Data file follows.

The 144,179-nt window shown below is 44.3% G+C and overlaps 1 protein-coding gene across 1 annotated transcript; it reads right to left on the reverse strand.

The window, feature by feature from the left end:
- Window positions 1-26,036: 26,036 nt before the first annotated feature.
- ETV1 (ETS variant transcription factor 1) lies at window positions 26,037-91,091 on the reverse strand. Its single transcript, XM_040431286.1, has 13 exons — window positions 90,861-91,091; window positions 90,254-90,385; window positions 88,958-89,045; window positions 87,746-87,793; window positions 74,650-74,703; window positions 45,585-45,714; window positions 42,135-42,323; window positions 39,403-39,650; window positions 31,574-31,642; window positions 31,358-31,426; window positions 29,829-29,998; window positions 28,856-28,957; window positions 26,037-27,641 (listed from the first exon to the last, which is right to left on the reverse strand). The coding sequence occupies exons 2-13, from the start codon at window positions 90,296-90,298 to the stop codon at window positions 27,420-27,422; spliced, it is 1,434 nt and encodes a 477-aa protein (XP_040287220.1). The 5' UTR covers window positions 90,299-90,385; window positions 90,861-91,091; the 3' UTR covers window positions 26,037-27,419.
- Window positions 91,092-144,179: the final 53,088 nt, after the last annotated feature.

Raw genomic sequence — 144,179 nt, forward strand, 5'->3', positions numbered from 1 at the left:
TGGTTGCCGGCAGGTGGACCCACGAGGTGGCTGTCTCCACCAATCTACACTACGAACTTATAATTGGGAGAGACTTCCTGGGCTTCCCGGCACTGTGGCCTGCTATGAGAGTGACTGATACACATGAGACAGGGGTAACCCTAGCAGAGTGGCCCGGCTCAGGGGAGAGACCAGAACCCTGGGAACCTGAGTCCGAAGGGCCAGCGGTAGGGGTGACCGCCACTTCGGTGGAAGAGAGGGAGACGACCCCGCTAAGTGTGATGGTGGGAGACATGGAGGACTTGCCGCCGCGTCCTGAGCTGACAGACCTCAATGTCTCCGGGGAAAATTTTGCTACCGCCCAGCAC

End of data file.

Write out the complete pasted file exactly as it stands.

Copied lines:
The 144,179-nt window shown below is 44.3% G+C and overlaps 1 protein-coding gene across 1 annotated transcript; it reads right to left on the reverse strand.

The window, feature by feature from the left end:
- Window positions 1-26,036: 26,036 nt before the first annotated feature.
- ETV1 (ETS variant transcription factor 1) lies at window positions 26,037-91,091 on the reverse strand. Its single transcript, XM_040431286.1, has 13 exons — window positions 90,861-91,091; window positions 90,254-90,385; window positions 88,958-89,045; window positions 87,746-87,793; window positions 74,650-74,703; window positions 45,585-45,714; window positions 42,135-42,323; window positions 39,403-39,650; window positions 31,574-31,642; window positions 31,358-31,426; window positions 29,829-29,998; window positions 28,856-28,957; window positions 26,037-27,641 (listed from the first exon to the last, which is right to left on the reverse strand). The coding sequence occupies exons 2-13, from the start codon at window positions 90,296-90,298 to the stop codon at window positions 27,420-27,422; spliced, it is 1,434 nt and encodes a 477-aa protein (XP_040287220.1). The 5' UTR covers window positions 90,299-90,385; window positions 90,861-91,091; the 3' UTR covers window positions 26,037-27,419.
- Window positions 91,092-144,179: the final 53,088 nt, after the last annotated feature.

Raw genomic sequence — 144,179 nt, forward strand, 5'->3', positions numbered from 1 at the left:
TGGTTGCCGGCAGGTGGACCCACGAGGTGGCTGTCTCCACCAATCTACACTACGAACTTATAATTGGGAGAGACTTCCTGGGCTTCCCGGCACTGTGGCCTGCTATGAGAGTGACTGATACACATGAGACAGGGGTAACCCTAGCAGAGTGGCCCGGCTCAGGGGAGAGACCAGAACCCTGGGAACCTGAGTCCGAAGGGCCAGCGGTAGGGGTGACCGCCACTTCGGTGGAAGAGAGGGAGACGACCCCGCTAAGTGTGATGGTGGGAGACATGGAGGACTTGCCGCCGCGTCCTGAGCTGACAGACCTCAATGTCTCCGGGGAAAATTTTGCTACCGCCCAGCAC